-Your family. Two girls. Halloween. Do you they know
what they’re going to be yet? -Oh, yeah. They do, yeah. Hazel’s going to be
a rocket ship. -A rocket ship?
-Yeah. Like a full rocket — I was like, “An astronaut?”
She was like, “Rocket ship.” And I was like, “Astronaut.” She’s like, “No, no, no.
It’s a rocket ship.” -Gotcha. Then, is the point
of the rocket ship the head? Is that like —
-Yup. Correct. -She’s, like, in the cockpit.
-Okay, gotcha. -Yeah. And then my youngest
is going to be a cat. -Okay. -And I said, you know,
“So what should I be?” And the youngest says, “You should be an alien
for Hazel’s rocket ship.” -Yeah, that’s very good.
-I said, “Wow. That’s so nice. Maybe I will be an alien
that has cat ears on.” And she goes,
“Daddy, I’m the cat.” “Okay. Geez. I get it.” And then she, like,
stabbed me with a Barbie leg. I was like, “Oh.” -Do you, fellow New Englander,
do you have any good Halloween memories
of your days growing up? -I have tons.
-Yeah. -My birthday
is around Halloween, so it was always
that big month for me. But do you remember
Spooky World? -When it was mentioned to me
today, I have — -It was on the radio,
and it was, “Spooky World.” -Okay.
-Not ringing any bells? Now I’m embarrassed.
-But I never went. I never went to Spooky World.
-It’s basically our version of all of the amazing
special effects, L.A., you know, scare areas. So, a guy came to Boston
and started one. Spooky World. It’s not quite as well done.
-Uh-huh. -But it was just
so many good stories, one of which was I go through
the haunted house. I’m terrified
of all things scary. Is anybody else? No?
You guys are all — You’re terrifying.
-Was Spooky World in Boston? -Oh, no, in the middle
of nowhere, in a farm. -Okay, got you.
-And it was terrifying and scary,
and they had a haunted house. And I just loved —
There was one father with, like, a 7-year-old boy
going in in front of me in line. And the kid was like,
“I want to go in.” He’s like, “You know what?
Let’s not go in. I think you’re too young.
And I think you’re scared. And I don’t think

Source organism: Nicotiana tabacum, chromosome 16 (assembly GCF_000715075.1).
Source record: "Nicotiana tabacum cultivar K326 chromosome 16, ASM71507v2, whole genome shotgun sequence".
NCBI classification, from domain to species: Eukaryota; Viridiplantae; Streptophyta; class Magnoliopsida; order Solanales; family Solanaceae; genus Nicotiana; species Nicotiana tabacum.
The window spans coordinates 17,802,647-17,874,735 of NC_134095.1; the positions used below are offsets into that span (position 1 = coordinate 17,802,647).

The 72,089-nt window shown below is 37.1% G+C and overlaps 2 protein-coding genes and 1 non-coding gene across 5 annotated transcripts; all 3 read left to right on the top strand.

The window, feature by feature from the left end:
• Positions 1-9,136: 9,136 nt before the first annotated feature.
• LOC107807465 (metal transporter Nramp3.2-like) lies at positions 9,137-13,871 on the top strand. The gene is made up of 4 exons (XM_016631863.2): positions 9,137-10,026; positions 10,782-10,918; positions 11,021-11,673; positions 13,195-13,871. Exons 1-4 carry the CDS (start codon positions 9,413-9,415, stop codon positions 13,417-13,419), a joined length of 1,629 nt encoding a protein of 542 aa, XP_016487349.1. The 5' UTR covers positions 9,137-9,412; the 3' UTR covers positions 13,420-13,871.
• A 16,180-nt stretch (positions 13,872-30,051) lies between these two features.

we should do it.” And the kid’s like,
“No, I’m fine.” And you could tell
it was definitely the father who was terrified.
So, as he’s going through, he’s like, “I don’t really
think we should do this. I don’t know.”
So, we got in, and the first turn we took is Dracula
coming out of his coffin. I kid you not.
The Dracula is like, “Blah!” And he goes… And just —
I mean, hit Dracula. And Dracula was like, “No!”
And the coffin went back. And then, I swear to God,
as we were leaving, I saw Dracula talking
to a cop and the guy. And Dracula was like,
“And then he hit me. It was — It was fantastic.
Worth the price of admission. -I mean, to see a guy, to see a
Massachusetts guy punch Dracula. That’s why they have, like — There’s almost no reports
of vampires in Massachusetts. ‘Cause they’re like,
“It’s not worth the trouble.” -Yeah, you’ll just
get coldcocked. -Yeah, you’ll get coldcocked, and also their blood’s got
a lot of alcohol in it. -Yeah, totally.
-It’s mostly beer. -You can’t bite and drive
in Boston. -Yeah, no, no, absolutely not. You’ve been name-dropped
a few times on our show recently by other guests.
-Really? -Which I think
is very high praise. -It’s great praise.
-Chris Hayes, who — -I went to college
with Chris Hayes. -You went to college
with Chris Hayes. And you — You guys were in the
theater department together. -He was in
the theater department, and I was just, like,
Armed Guard Number 4 in whatever I could get. -Was that —
No, so, your early days — This is very healthy
for people to hear, I think. Especially young actors
in college. -I was ready to be a
professional chorus member forever. It was great. -Did you guys —
Is it true that you did a — you did a “Diehard” play? -Yes, he directed a play
called “Artistic License.” Brown is an amazing school and does all these —
allows you to take big risks. So we did.
We did “Diehard: The Musical” at Brown, and Chris directed. And he was
the most amazing director. Because I was, you know,
Scared Guest Number 6, I got to just watch Chris. And he had the — He was
the most intense director. But really enthusiastic. So, you’d see him doing this,
like this. And then whenever somebody had
a nice moment, he would go… [ Laughter ] And I was like,
“This guy is incredible!” But there was an actor,
actually, he was so intense, that we — I remember
we were rehearsing, and the sets weren’t done yet.
I didn’t know that. So these sets —
It takes place in the Met. And so the Temple of Dendur, that huge ancient thing
in the Met, we had built it
out of Styrofoam. But it looked real.
So we rehearsed. And our lead actor
goes up there. And I actually have this
emblazoned in my brain. He started singing the song.
And it was to his daughter. And he was playing John McClane
or whatever. And he goes up on there,
and he goes — ♪ I swore to protect her
and keep her from harm ♪ ♪ My life gained new meaning
the day she was — ♪ “Ooh! Aah!” And he fell a story and a half
through a Styrofoam set. And I was like, “Oh, my God!” And Chris was like this. “It’s all right!
You’re all right!” -[ Laughs ]
Early beginnings. Early beginnings
to great things. That’s John Krasinski.